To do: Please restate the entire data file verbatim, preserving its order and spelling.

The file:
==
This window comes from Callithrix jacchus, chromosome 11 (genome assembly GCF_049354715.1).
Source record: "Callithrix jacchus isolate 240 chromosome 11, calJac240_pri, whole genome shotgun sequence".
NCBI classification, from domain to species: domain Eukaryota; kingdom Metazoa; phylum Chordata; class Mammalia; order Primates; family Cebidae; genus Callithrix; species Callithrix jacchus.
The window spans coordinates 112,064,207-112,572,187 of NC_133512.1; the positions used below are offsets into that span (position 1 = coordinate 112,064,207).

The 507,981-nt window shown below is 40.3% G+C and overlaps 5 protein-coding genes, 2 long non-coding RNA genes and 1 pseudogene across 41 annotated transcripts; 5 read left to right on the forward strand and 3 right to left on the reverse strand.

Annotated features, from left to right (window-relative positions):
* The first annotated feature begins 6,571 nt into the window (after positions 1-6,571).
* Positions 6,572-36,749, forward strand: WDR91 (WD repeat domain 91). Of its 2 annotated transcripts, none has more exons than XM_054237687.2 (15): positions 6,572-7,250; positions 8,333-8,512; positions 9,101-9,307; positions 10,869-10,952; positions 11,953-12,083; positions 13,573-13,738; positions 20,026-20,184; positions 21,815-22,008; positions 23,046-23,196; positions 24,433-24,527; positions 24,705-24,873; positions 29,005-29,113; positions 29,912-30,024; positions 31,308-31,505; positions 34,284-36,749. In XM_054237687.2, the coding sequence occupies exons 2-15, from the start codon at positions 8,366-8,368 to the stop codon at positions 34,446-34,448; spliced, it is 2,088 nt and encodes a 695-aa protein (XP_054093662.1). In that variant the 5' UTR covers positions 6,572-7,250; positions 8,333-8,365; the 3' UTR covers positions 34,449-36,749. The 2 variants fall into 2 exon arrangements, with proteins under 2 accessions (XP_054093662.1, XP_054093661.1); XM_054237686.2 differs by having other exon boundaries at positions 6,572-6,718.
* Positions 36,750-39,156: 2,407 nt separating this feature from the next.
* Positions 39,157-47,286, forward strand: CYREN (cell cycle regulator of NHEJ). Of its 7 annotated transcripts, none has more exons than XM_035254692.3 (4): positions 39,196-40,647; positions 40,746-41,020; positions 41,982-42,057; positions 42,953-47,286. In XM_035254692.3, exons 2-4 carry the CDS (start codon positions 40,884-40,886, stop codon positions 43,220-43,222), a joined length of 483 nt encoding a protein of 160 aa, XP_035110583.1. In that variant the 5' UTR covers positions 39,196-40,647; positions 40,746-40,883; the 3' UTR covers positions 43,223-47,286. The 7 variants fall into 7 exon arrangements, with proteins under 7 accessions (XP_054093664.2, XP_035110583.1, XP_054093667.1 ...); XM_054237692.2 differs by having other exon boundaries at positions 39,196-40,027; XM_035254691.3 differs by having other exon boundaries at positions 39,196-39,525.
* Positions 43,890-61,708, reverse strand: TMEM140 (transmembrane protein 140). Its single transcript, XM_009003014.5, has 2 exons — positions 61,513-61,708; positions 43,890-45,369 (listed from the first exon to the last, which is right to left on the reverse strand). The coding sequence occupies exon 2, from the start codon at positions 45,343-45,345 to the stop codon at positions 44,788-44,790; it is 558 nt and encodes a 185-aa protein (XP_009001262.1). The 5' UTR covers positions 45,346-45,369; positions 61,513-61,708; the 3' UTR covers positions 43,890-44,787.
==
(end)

This window comes from Callithrix jacchus, chromosome 11 (genome assembly GCF_049354715.1).
Source record: "Callithrix jacchus isolate 240 chromosome 11, calJac240_pri, whole genome shotgun sequence".
NCBI classification, from domain to species: domain Eukaryota; kingdom Metazoa; phylum Chordata; class Mammalia; order Primates; family Cebidae; genus Callithrix; species Callithrix jacchus.
The window spans coordinates 112,064,207-112,572,187 of NC_133512.1; the positions used below are offsets into that span (position 1 = coordinate 112,064,207).

The 507,981-nt window shown below is 40.3% G+C and overlaps 5 protein-coding genes, 2 long non-coding RNA genes and 1 pseudogene across 41 annotated transcripts; 5 read left to right on the forward strand and 3 right to left on the reverse strand.

Annotated features, from left to right (window-relative positions):
* The first annotated feature begins 6,571 nt into the window (after positions 1-6,571).
* Positions 6,572-36,749, forward strand: WDR91 (WD repeat domain 91). Of its 2 annotated transcripts, none has more exons than XM_054237687.2 (15): positions 6,572-7,250; positions 8,333-8,512; positions 9,101-9,307; positions 10,869-10,952; positions 11,953-12,083; positions 13,573-13,738; positions 20,026-20,184; positions 21,815-22,008; positions 23,046-23,196; positions 24,433-24,527; positions 24,705-24,873; positions 29,005-29,113; positions 29,912-30,024; positions 31,308-31,505; positions 34,284-36,749. In XM_054237687.2, the coding sequence occupies exons 2-15, from the start codon at positions 8,366-8,368 to the stop codon at positions 34,446-34,448; spliced, it is 2,088 nt and encodes a 695-aa protein (XP_054093662.1). In that variant the 5' UTR covers positions 6,572-7,250; positions 8,333-8,365; the 3' UTR covers positions 34,449-36,749. The 2 variants fall into 2 exon arrangements, with proteins under 2 accessions (XP_054093662.1, XP_054093661.1); XM_054237686.2 differs by having other exon boundaries at positions 6,572-6,718.
* Positions 36,750-39,156: 2,407 nt separating this feature from the next.
* Positions 39,157-47,286, forward strand: CYREN (cell cycle regulator of NHEJ). Of its 7 annotated transcripts, none has more exons than XM_035254692.3 (4): positions 39,196-40,647; positions 40,746-41,020; positions 41,982-42,057; positions 42,953-47,286. In XM_035254692.3, exons 2-4 carry the CDS (start codon positions 40,884-40,886, stop codon positions 43,220-43,222), a joined length of 483 nt encoding a protein of 160 aa, XP_035110583.1. In that variant the 5' UTR covers positions 39,196-40,647; positions 40,746-40,883; the 3' UTR covers positions 43,223-47,286. The 7 variants fall into 7 exon arrangements, with proteins under 7 accessions (XP_054093664.2, XP_035110583.1, XP_054093667.1 ...); XM_054237692.2 differs by having other exon boundaries at positions 39,196-40,027; XM_035254691.3 differs by having other exon boundaries at positions 39,196-39,525.
* Positions 43,890-61,708, reverse strand: TMEM140 (transmembrane protein 140). Its single transcript, XM_009003014.5, has 2 exons — positions 61,513-61,708; positions 43,890-45,369 (listed from the first exon to the last, which is right to left on the reverse strand). The coding sequence occupies exon 2, from the start codon at positions 45,343-45,345 to the stop codon at positions 44,788-44,790; it is 558 nt and encodes a 185-aa protein (XP_009001262.1). The 5' UTR covers positions 45,346-45,369; positions 61,513-61,708; the 3' UTR covers positions 43,890-44,787.